The killing of the four men accused of the rape and murder of a woman in Hyderabad, by the Telangana police, is a disturbing development. While the police claim they were killed in retaliatory firing, there are several unanswered questions. Why were the accused taken to a public place without handcuffs? Why were they taken to the site of the crime at night? If they had attacked the police, could they not have been shot below the waist, as standard operating procedures dictate, rather than killed? The officer-in-command seems to have a track record in encounter killings. Telangana also has a notorious history in this regard.
But, what is more worrying is the reaction by politicians and the public, who lauded the killing and heaped accolades on the police on the grounds that justice had been served. This comes after several lawmakers called for the lynching and hanging of the accused.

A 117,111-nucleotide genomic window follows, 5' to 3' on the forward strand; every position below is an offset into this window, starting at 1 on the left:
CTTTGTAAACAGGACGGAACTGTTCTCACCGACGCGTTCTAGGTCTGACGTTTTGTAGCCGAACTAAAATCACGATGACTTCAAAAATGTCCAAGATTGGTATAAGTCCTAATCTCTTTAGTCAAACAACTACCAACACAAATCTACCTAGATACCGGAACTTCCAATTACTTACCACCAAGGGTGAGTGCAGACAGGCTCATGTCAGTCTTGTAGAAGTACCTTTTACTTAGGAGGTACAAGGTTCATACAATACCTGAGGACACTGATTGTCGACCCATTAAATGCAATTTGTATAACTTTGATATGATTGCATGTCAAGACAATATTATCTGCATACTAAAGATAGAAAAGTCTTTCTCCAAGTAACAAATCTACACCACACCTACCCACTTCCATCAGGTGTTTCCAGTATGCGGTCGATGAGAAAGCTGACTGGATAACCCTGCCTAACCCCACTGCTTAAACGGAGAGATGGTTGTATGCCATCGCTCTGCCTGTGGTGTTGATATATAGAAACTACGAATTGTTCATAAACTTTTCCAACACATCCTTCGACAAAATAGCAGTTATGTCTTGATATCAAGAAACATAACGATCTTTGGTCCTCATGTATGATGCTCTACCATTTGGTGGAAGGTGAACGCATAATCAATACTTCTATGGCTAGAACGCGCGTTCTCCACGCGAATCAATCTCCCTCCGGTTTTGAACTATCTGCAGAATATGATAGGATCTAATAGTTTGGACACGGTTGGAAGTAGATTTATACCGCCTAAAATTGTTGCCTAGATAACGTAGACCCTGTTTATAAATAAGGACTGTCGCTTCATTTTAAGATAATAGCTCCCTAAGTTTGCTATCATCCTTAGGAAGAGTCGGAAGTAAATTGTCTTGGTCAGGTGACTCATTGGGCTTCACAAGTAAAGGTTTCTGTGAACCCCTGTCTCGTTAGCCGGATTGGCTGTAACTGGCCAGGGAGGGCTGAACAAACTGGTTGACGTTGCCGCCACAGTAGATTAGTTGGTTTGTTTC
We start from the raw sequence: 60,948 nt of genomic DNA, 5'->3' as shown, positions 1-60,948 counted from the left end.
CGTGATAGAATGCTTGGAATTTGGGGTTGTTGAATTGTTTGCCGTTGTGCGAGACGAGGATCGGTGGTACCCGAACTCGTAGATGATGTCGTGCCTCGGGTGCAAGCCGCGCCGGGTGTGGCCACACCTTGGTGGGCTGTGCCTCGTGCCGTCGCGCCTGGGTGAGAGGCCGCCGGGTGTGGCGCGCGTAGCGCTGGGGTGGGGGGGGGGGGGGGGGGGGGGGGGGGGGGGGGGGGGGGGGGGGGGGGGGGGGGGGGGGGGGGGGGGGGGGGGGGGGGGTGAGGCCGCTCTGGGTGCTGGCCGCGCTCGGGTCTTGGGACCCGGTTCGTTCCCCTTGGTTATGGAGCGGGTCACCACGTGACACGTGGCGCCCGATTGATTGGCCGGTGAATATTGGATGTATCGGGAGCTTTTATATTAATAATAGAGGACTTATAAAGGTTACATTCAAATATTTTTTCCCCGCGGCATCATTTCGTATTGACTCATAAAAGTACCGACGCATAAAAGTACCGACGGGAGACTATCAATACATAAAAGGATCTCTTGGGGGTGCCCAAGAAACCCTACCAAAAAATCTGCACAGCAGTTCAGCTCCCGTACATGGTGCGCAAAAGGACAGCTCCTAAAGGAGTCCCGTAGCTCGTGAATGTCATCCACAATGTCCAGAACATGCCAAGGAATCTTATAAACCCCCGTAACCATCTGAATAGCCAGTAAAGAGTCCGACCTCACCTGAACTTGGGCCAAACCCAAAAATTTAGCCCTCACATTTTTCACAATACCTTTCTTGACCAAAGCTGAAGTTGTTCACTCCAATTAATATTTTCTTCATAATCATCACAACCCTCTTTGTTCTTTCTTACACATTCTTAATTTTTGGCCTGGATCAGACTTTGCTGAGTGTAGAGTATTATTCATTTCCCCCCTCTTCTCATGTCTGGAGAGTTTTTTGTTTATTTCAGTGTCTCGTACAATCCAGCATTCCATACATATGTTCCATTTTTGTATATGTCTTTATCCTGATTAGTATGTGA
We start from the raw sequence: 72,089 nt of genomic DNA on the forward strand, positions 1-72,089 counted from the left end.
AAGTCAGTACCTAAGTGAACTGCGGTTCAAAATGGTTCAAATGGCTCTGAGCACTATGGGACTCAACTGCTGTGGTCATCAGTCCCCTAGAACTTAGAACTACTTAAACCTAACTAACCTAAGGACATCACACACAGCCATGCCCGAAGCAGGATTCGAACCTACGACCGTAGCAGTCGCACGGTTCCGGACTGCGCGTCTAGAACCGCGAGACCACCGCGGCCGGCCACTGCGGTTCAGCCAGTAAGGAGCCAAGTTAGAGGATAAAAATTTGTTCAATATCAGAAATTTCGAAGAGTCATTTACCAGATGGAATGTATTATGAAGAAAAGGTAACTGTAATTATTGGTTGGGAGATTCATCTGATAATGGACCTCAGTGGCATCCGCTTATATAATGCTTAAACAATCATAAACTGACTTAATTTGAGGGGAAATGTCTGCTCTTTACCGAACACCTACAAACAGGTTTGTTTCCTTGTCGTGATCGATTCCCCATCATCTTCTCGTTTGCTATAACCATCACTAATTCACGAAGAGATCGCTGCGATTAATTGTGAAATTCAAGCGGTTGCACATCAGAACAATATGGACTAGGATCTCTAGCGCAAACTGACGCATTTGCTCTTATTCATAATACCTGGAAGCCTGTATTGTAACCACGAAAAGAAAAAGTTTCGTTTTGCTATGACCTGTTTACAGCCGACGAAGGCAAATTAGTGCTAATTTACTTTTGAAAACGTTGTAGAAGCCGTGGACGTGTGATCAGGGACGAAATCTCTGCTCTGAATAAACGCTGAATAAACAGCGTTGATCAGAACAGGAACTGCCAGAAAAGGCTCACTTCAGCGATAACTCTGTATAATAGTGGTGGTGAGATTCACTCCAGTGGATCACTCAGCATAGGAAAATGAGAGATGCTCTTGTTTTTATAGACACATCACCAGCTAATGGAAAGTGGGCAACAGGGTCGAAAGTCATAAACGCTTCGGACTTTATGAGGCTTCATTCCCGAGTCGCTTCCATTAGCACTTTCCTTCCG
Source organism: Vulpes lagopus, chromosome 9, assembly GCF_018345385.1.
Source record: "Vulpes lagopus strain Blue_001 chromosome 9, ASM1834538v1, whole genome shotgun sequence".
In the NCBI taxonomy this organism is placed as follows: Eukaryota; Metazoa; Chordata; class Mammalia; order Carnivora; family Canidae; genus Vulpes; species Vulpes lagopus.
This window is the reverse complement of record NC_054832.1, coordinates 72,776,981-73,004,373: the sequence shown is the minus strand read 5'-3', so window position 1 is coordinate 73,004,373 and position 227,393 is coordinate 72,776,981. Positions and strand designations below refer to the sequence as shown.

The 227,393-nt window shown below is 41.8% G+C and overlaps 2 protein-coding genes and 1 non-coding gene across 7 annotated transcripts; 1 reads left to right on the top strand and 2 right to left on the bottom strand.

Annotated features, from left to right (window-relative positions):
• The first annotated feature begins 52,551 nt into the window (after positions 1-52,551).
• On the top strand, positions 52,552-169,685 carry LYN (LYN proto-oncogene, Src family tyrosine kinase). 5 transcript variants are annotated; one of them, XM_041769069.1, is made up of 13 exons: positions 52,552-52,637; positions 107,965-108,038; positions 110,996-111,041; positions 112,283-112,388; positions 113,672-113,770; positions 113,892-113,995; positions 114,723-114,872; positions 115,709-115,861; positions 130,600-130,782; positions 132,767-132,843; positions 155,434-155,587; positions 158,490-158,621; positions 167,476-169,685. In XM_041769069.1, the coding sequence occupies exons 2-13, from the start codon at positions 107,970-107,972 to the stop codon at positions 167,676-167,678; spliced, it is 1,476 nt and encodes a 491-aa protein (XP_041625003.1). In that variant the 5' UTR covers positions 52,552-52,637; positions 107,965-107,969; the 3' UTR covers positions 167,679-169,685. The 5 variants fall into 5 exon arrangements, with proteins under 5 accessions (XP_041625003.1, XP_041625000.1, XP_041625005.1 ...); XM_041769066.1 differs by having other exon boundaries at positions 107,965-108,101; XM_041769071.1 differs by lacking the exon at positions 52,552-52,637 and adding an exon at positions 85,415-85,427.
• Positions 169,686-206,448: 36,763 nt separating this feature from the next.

Whether it pleases the public or not, a transparent and free investigation is essential in all cases. The accused are, by law, entitled to it. Now, whether the four were the real culprits, or if the police acted under pressure due to public outrage, will never be known. The justice system has often delayed rape trials despite provisions to fast-track them. But, this, by no means, justifies the state machinery taking the law into its own hands. This will not protect women, but instead only normalise arbitrary violence. If the “encounter” was indeed fake, it means that the justice system has ceded ground to base public sentiment. The guilty must be punished, but through due process. Rule of law makes India a civilised democracy. It must live up to it.
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